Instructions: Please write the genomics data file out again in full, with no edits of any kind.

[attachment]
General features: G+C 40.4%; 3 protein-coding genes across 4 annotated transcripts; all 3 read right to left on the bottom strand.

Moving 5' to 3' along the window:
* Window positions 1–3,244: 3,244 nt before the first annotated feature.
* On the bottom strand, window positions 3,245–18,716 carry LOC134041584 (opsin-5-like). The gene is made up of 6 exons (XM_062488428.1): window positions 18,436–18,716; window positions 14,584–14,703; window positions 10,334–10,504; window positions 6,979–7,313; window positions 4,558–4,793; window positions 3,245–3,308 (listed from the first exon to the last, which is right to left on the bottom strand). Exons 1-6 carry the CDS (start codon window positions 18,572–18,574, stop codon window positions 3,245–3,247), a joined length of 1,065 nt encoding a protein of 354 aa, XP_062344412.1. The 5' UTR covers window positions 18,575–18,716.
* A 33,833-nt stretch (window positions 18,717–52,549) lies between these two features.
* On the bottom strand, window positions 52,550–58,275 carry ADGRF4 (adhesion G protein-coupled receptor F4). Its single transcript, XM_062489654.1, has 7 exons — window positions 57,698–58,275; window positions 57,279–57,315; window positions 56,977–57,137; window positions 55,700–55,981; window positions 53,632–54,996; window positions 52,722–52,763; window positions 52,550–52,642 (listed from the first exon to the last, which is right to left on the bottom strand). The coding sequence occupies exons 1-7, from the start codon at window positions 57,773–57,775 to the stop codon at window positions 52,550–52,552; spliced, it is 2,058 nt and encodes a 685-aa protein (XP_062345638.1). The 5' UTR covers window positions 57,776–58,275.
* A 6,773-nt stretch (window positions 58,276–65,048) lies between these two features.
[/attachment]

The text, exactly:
General features: G+C 40.4%; 3 protein-coding genes across 4 annotated transcripts; all 3 read right to left on the bottom strand.

Moving 5' to 3' along the window:
* Window positions 1–3,244: 3,244 nt before the first annotated feature.
* On the bottom strand, window positions 3,245–18,716 carry LOC134041584 (opsin-5-like). The gene is made up of 6 exons (XM_062488428.1): window positions 18,436–18,716; window positions 14,584–14,703; window positions 10,334–10,504; window positions 6,979–7,313; window positions 4,558–4,793; window positions 3,245–3,308 (listed from the first exon to the last, which is right to left on the bottom strand). Exons 1-6 carry the CDS (start codon window positions 18,572–18,574, stop codon window positions 3,245–3,247), a joined length of 1,065 nt encoding a protein of 354 aa, XP_062344412.1. The 5' UTR covers window positions 18,575–18,716.
* A 33,833-nt stretch (window positions 18,717–52,549) lies between these two features.
* On the bottom strand, window positions 52,550–58,275 carry ADGRF4 (adhesion G protein-coupled receptor F4). Its single transcript, XM_062489654.1, has 7 exons — window positions 57,698–58,275; window positions 57,279–57,315; window positions 56,977–57,137; window positions 55,700–55,981; window positions 53,632–54,996; window positions 52,722–52,763; window positions 52,550–52,642 (listed from the first exon to the last, which is right to left on the bottom strand). The coding sequence occupies exons 1-7, from the start codon at window positions 57,773–57,775 to the stop codon at window positions 52,550–52,552; spliced, it is 2,058 nt and encodes a 685-aa protein (XP_062345638.1). The 5' UTR covers window positions 57,776–58,275.
* A 6,773-nt stretch (window positions 58,276–65,048) lies between these two features.